The harder part is learning to think in "high level" ways. The heroes have access to mass fly and have enough financial resources that they could get scrolls of just about any spell they might want to cast. "Your character dies" no longer means "roll up a new one," but instead means, "the cleric has to get over to you by the end of the next round in order to raise you without penalty." Fighting a roomful of brutes with a cleric and possibly an archer in the back isn't going to cut it any more; they need adversaries that are worthy of them, and adventure locales that are more exciting than a 30' x 50' room with some random clutter to make difficult terrain.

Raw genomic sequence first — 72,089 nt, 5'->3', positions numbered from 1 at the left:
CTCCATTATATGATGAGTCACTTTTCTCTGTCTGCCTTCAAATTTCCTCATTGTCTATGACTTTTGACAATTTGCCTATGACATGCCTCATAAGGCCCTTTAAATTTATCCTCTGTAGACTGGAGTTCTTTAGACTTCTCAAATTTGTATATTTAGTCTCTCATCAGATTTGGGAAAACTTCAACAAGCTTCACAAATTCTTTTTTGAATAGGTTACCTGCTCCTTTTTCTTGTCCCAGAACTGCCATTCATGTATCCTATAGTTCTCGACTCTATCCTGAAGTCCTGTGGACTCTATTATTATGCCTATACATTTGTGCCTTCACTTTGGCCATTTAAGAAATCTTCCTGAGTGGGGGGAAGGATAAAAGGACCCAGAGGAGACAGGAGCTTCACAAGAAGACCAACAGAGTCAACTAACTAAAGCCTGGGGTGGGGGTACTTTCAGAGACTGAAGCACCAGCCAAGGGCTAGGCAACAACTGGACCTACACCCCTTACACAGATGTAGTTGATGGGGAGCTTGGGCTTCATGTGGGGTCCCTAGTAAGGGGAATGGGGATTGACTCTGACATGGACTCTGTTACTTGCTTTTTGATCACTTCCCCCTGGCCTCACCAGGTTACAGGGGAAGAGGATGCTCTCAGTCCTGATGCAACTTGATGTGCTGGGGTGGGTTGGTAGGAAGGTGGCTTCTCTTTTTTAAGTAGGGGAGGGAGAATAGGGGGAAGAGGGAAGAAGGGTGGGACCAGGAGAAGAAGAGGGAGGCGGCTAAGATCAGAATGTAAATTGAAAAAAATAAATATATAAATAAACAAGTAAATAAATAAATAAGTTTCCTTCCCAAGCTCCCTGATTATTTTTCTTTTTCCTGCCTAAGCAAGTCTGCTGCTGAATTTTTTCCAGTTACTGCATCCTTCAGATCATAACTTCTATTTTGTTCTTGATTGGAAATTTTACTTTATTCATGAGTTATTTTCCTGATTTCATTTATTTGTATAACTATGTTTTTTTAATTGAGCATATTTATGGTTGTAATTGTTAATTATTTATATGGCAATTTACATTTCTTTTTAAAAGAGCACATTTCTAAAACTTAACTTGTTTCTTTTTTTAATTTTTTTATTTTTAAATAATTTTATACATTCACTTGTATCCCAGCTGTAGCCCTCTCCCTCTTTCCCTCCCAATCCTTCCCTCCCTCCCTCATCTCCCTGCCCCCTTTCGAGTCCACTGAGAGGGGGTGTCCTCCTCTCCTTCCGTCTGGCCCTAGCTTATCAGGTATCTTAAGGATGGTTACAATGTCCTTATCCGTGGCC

I do have some ideas, and a suitably epic long-term story arc, but it's the nitty-gritty of turning it into individual sessions that is the real challenge. I also have the entire 3.x-era run of Dungeon magazine and several Goodman Dungeon Crawl Classics to look to for inspiration, but those are only so much help. I tend to like my fantasy grounded in the realistic, even when there are elves and orcs and dragons, but when you reach this level, D&D's already troubled relationship with "naturalistic" fantasy starts to seriously fall apart. The system assumes, almost requires, that you start going all extraplanar, as the mortal world has just become too prosaic for such mighty heroes. At this point it's expected that you'll take flying ships to Asgard, or pop over to the City of Brass on the Elemental Plane of Fire to seek an audience with the King of the Efreeti. I, on the other hand, am still working in the mindset of coping with monsters rampaging the countryside. Granted, the monsters are giants now instead of hobgoblins, which does up the ante a bit, but it's still a quantum jump in scenario design that mentally I'm not quite prepared to make.